The American Quarter Horse – “The World’s Most Popular Horse”

A staple of the American equine tradition since the Wild West days, the American Quarter Horse was specifically bred for speed, agility, hardiness, and a good work ethic. From its inception, the breed has consistently lived up to (and even surpassed) these qualities, making it, arguably, the most popular breed in the United States.     

When the first colonists made their homes on the east coast of what is now the United States, they brought with them what was then the most popular horse from their homeland, the Thoroughbred. This was a very “fashionable” horse, prized for its regal quality and hot blooded nature. Unfortunately, these qualities didn’t necessarily make for the best “work horse” in a wild and unexplored land, so the colonists began to cross breed their imported stock with the “native” horses, which were largely a mixture of Arabians, Spanish Barbs and Iberian stock that had been brought over by the Conquistadors. The resulting offspring were impressive; Quick, agile, even tempered, sure-footed, and dependable mounts.

“The “Colonial Quarter Horse” was the result; so named for its ability to best even proven Thoroughbred race horses over a “quarter mile” on the weekends, and then go work the rest of the week. “

As the breed base grew, people began to see a certain quality that was evident in nearly all of the stock…These horses were strong, well boned and hardy, but they were also deadly sprinters over short distances. Though the colonists needed good “work horses”, they also had a devout love for horse racing (a tradition brought with them from Europe), and they did not have the means to keep specific horses for each purpose. Weekend races were a popular source of entertainment, and without the well groomed tracks their Thoroughbred imports were used to, the new little “cross breed” they had created dominated on short, dirt roads and uneven ground. In an effort to expand upon the speed of the emerging breed, more cross breeding was done with imported stock. One stallion in particular, a Thoroughbred named “Janus” (a grandson of the famous Godolphin Arabian), was used to intensify a booming breeding program. The “Colonial Quarter Horse” was the result; so named for its ability to best even proven Thoroughbred race horses over a “quarter mile” on the weekends, and then go work the rest of the week.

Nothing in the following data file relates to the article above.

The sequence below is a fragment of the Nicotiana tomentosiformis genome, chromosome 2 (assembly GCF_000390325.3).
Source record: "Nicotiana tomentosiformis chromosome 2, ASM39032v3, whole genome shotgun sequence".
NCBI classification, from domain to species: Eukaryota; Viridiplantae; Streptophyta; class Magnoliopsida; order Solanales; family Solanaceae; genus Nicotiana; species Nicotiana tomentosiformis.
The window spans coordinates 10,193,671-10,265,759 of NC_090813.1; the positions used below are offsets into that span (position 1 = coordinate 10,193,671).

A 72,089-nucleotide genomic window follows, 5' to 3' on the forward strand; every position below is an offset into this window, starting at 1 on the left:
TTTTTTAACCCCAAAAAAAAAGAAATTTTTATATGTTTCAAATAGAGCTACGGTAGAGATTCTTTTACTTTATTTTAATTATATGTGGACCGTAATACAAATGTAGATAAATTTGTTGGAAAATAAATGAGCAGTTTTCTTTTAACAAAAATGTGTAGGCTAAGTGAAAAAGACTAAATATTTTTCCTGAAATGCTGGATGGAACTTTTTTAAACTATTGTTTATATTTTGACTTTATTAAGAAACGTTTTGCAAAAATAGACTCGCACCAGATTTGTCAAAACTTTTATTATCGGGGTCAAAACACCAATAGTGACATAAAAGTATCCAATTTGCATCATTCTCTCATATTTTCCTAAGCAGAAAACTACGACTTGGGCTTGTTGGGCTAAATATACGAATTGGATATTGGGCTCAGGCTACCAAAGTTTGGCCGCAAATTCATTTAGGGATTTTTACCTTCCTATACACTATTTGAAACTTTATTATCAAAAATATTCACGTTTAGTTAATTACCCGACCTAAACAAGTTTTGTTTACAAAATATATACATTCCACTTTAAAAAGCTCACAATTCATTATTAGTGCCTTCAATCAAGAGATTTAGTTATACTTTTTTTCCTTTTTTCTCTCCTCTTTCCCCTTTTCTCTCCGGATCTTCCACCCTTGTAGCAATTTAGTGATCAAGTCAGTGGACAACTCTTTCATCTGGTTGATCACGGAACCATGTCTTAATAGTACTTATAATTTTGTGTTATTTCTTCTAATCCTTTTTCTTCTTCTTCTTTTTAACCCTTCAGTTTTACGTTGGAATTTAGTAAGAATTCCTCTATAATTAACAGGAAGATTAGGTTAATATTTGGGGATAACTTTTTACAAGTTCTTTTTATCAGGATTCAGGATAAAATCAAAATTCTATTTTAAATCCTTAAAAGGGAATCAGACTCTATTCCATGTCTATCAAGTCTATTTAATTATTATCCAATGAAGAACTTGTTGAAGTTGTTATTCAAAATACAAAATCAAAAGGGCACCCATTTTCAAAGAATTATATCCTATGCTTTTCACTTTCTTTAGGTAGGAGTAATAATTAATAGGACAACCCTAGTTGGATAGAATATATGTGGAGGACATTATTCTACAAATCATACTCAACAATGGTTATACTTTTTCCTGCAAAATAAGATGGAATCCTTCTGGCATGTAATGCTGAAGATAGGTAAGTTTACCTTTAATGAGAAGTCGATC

As the Colonial Quarter Horse moved west, and more crossbreeding was done with Native American bloodstock (most distinctly from the Comanche and Nez Perce tribes), horsemen began to realize that this new derivation of the breed had what many called “cow sense”. Thus, even after industrialization, the Quarter Horse was a necessity on any cattle operation. Nearly every cowboy on every large ranch in Texas was riding a Quarter Horse, simply because they could get the job done. Many of the big ranches began to breed their own horses, expanding upon the “cowiness”, including the famous King, Waggoner, and Four Sixes Ranches. These horsemen played a large role in developing bloodstock that would be the cornerstone of what is known today as the American Quarter Horse breed.

The American Quarter Horse Association was founded in 1940 by a group of ranchers in the southwestern United States who wanted to maintain the bloodstock of the horses that had played such a major role in the development of the west. The first registration number was given to a stallion by the name of “Wimpy”, a descendant of the King Ranch’s foundation sire “Old Sorrel”. The Thoroughbred and American Quarter Horse remained closely intertwined over the years, and infusions of Thoroughbred blood are still seen today in what is known as the “Appendix Quarter”, which is essentially a first generation cross between a Thoroughbred and a registered American Quarter. These horses are listed in the “Appendix” of the AQHA studbook, and though they can be shown or raced, their offspring are not initially eligible for full AQHA registration, though they may earn the status if they meet certain criteria over a period of time. This “Appendix” standard creates a constant infusion of Thoroughbred blood into the AQHA breed, which many feel is beginning to degrade the original “type”, and thus several organizations have been created to promote what is referred to as the “Foundation Quarter Horse” – a horse more closely resembling the conformation and type of the ranch horses that the American Quarter Horse Association was formed to protect.